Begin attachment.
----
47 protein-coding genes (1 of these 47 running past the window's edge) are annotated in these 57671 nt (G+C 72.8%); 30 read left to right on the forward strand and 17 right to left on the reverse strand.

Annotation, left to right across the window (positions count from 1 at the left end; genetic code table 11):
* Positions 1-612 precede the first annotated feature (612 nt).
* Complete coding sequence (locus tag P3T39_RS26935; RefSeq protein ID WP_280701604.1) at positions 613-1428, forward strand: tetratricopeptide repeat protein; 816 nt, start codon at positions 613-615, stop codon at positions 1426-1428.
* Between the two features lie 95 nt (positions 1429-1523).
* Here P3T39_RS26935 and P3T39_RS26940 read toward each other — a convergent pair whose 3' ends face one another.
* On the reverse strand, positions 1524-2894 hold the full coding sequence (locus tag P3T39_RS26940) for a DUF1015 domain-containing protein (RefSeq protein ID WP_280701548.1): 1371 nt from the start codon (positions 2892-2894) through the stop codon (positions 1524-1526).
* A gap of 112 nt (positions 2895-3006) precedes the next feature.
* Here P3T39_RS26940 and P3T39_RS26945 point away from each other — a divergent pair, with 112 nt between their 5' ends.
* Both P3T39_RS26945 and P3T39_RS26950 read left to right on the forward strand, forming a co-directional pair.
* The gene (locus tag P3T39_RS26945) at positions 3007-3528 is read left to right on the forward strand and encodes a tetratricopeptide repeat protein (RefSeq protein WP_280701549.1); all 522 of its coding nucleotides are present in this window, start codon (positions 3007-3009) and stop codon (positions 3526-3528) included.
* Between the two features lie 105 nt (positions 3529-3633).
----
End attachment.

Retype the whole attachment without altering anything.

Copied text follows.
47 protein-coding genes (1 of these 47 running past the window's edge) are annotated in these 57671 nt (G+C 72.8%); 30 read left to right on the forward strand and 17 right to left on the reverse strand.

Annotation, left to right across the window (positions count from 1 at the left end; genetic code table 11):
* Positions 1-612 precede the first annotated feature (612 nt).
* Complete coding sequence (locus tag P3T39_RS26935; RefSeq protein ID WP_280701604.1) at positions 613-1428, forward strand: tetratricopeptide repeat protein; 816 nt, start codon at positions 613-615, stop codon at positions 1426-1428.
* Between the two features lie 95 nt (positions 1429-1523).
* Here P3T39_RS26935 and P3T39_RS26940 read toward each other — a convergent pair whose 3' ends face one another.
* On the reverse strand, positions 1524-2894 hold the full coding sequence (locus tag P3T39_RS26940) for a DUF1015 domain-containing protein (RefSeq protein ID WP_280701548.1): 1371 nt from the start codon (positions 2892-2894) through the stop codon (positions 1524-1526).
* A gap of 112 nt (positions 2895-3006) precedes the next feature.
* Here P3T39_RS26940 and P3T39_RS26945 point away from each other — a divergent pair, with 112 nt between their 5' ends.
* Both P3T39_RS26945 and P3T39_RS26950 read left to right on the forward strand, forming a co-directional pair.
* The gene (locus tag P3T39_RS26945) at positions 3007-3528 is read left to right on the forward strand and encodes a tetratricopeptide repeat protein (RefSeq protein WP_280701549.1); all 522 of its coding nucleotides are present in this window, start codon (positions 3007-3009) and stop codon (positions 3526-3528) included.
* Between the two features lie 105 nt (positions 3529-3633).